5. Here’s another viewpoint, Mike: The two re-platers I used in Atlanta said that to best replicate the parts’ original sheen when re-plating, don’t media blast or mechanically clean the parts to be plated: it produces a duller finish. Simply remove any paint or overspray on the parts. The acid bath that precedes re-plating takes care of most filth. Yes, I agree: parts caked in grease and dirt are not something I wish to hand to anyone! Chemical cleaners such as Simple Green are fine, and that’s what I use to wipe off the lion’s share of filth. I usually chase the threads on nuts, bolts, and screws before and after re-plating. This might be considered mechanical cleaning, but I really don’t care about the sheen on threads. Sorry! 😊 I don’t have control tests to verify what these platers said, but the results impressed me time and again, so I’m not switching “recipes”! And, yes, I had to remove the Inka overspray from the headlight buckets below before my plater would accept them! The brown areas underlying the Inka are not paint, so I left them un-touched. And, indeed, those rusty-metal areas became bright and shiny when re-plated. Best regards, Steve
  6. 13 x 6 Borrani’s came in two offsets: ET17 and ET30. Although the ET30 is better from a fender lip perspective, I’d guess 205/60-13 on those would be getting somewhat close to the strut. Best regards, Steve
  7. The optional factory alloys, 13 x 6, as you note, are (were?) ET13, same as an e21 6” alloy. And they were mounted with 185/70-13 tires. That combo shouldn’t pose a problem, but we need someone like Byron or Tom Jones to comment on what they’ve seen. Best regards, Steve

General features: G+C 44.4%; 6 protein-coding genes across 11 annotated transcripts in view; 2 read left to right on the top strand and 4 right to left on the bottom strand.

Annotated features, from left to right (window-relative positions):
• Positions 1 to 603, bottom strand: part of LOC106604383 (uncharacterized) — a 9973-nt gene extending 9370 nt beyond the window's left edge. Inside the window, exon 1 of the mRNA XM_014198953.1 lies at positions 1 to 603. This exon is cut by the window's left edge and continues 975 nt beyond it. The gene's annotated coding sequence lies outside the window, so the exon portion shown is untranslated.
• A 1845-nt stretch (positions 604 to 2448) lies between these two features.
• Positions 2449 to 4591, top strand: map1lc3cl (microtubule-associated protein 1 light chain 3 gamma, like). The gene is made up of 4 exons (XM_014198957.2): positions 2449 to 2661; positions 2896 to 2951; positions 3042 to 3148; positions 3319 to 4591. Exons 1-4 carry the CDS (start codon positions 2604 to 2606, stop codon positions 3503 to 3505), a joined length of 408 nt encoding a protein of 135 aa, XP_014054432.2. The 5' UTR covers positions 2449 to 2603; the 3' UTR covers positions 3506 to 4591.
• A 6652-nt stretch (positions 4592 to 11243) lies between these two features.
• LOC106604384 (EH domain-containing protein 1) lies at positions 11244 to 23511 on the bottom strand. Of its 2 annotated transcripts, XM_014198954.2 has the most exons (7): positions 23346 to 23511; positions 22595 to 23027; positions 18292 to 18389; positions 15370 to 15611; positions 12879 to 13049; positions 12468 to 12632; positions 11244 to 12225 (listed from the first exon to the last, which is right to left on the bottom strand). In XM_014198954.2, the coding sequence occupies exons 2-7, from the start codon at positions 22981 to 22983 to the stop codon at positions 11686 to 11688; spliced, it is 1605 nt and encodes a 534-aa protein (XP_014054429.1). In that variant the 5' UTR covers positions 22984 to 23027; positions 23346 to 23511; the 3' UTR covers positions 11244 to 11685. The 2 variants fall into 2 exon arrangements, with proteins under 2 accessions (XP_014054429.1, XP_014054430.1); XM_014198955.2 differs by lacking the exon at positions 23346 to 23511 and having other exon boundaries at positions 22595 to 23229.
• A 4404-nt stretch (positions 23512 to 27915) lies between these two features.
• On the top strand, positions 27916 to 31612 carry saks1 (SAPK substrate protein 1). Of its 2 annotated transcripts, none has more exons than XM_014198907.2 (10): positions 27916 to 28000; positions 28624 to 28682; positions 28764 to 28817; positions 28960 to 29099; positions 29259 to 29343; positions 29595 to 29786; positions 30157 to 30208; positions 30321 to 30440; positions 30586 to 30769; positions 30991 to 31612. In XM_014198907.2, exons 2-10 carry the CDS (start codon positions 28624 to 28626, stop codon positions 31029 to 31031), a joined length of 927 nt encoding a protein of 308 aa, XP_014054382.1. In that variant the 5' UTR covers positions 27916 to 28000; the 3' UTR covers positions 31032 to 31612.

8. Thank you, Paul, But have you noticed how often I say “hopefully, Mike will jump in”, “Mike will know more”, “Mike discussed this topic previously”, or “I think we need to go to Mike on this”? I am a disciple, not The Man! 😋 Best regards, Steve
  9. We used to call that “Candy Apple Red”! And it wasn’t on the car when the car left the factory. 😉 As the photo illustrates, it works nicely with purple dinosaurs... 😋 Regards, Steve
  10. My dog wears a GPS tracker called a Whistle (1/2” x 1” x 1 1/2”). It costs about $100 and annual monitoring is about $100. In addition to telling you where your dog (I mean ‘02) is, it will tell you how often it is scratching, licking, and sleeping... 😋 The ideal ‘02 version would tell you how fast it is rusting... 😂 Just puttin’ it out there! Regards, Steve
  11. Hmm... buying another rusty ‘02... What could possibly go wrong? The cheapest to buy is often not the cheapest to own. Regards, Steve
  12. Congrats! I will sleep better at night with this temptation removed... Best regards, Steve
  13. Umm... I’m wondering if this might have dampened some sellers’ enthusiasm! Just saying... 😉 Regards, Steve
  14. I think they’re still available from BMW, Barrett, but they’re $836 each. I don’t see BMW looking to lower the price. Between the used market, injection rebuilding shops, and Paul Winterton’s cleaning, pintle-grinding, and pressure-testing, however, you can still assemble a clean tested set, fully to original spec, for well under the new price. Best regards, Steve
  15. If I recall, this Webasto steel sliding roof — as distinguished from their canvas sliding roofs — was larger in both dimensions than the factory sunroof. It was a generic sunroof for aftermarket installation. I believe the Golde aftermarket version to which Mike (@Mike Self) refers — I’m hoping Mike will chime in — may share the dimensions of the factory sunroof. Regards, Steve